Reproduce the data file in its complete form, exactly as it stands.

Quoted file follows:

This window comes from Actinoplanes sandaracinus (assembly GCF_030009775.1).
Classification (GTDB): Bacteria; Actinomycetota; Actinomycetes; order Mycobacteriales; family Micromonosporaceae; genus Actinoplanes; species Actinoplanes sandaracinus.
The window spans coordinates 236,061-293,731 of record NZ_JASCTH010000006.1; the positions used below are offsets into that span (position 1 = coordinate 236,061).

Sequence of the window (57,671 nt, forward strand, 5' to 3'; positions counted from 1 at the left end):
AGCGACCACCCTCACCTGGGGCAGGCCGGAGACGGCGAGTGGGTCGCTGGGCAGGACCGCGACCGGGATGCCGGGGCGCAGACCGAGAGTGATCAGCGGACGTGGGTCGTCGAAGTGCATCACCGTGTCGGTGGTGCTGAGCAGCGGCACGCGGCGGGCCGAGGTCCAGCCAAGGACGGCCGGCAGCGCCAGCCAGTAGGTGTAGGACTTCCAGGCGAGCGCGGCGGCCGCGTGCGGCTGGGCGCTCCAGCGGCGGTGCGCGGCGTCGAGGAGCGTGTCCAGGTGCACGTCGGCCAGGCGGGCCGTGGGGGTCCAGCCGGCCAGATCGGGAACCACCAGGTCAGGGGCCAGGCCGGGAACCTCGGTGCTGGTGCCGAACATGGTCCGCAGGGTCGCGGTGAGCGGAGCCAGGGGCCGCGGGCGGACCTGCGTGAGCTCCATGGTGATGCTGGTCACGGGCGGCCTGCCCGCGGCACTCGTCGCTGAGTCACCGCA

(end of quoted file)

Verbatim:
This window comes from Actinoplanes sandaracinus (assembly GCF_030009775.1).
Classification (GTDB): Bacteria; Actinomycetota; Actinomycetes; order Mycobacteriales; family Micromonosporaceae; genus Actinoplanes; species Actinoplanes sandaracinus.
The window spans coordinates 236,061-293,731 of record NZ_JASCTH010000006.1; the positions used below are offsets into that span (position 1 = coordinate 236,061).

Sequence of the window (57,671 nt, forward strand, 5' to 3'; positions counted from 1 at the left end):
AGCGACCACCCTCACCTGGGGCAGGCCGGAGACGGCGAGTGGGTCGCTGGGCAGGACCGCGACCGGGATGCCGGGGCGCAGACCGAGAGTGATCAGCGGACGTGGGTCGTCGAAGTGCATCACCGTGTCGGTGGTGCTGAGCAGCGGCACGCGGCGGGCCGAGGTCCAGCCAAGGACGGCCGGCAGCGCCAGCCAGTAGGTGTAGGACTTCCAGGCGAGCGCGGCGGCCGCGTGCGGCTGGGCGCTCCAGCGGCGGTGCGCGGCGTCGAGGAGCGTGTCCAGGTGCACGTCGGCCAGGCGGGCCGTGGGGGTCCAGCCGGCCAGATCGGGAACCACCAGGTCAGGGGCCAGGCCGGGAACCTCGGTGCTGGTGCCGAACATGGTCCGCAGGGTCGCGGTGAGCGGAGCCAGGGGCCGCGGGCGGACCTGCGTGAGCTCCATGGTGATGCTGGTCACGGGCGGCCTGCCCGCGGCACTCGTCGCTGAGTCACCGCA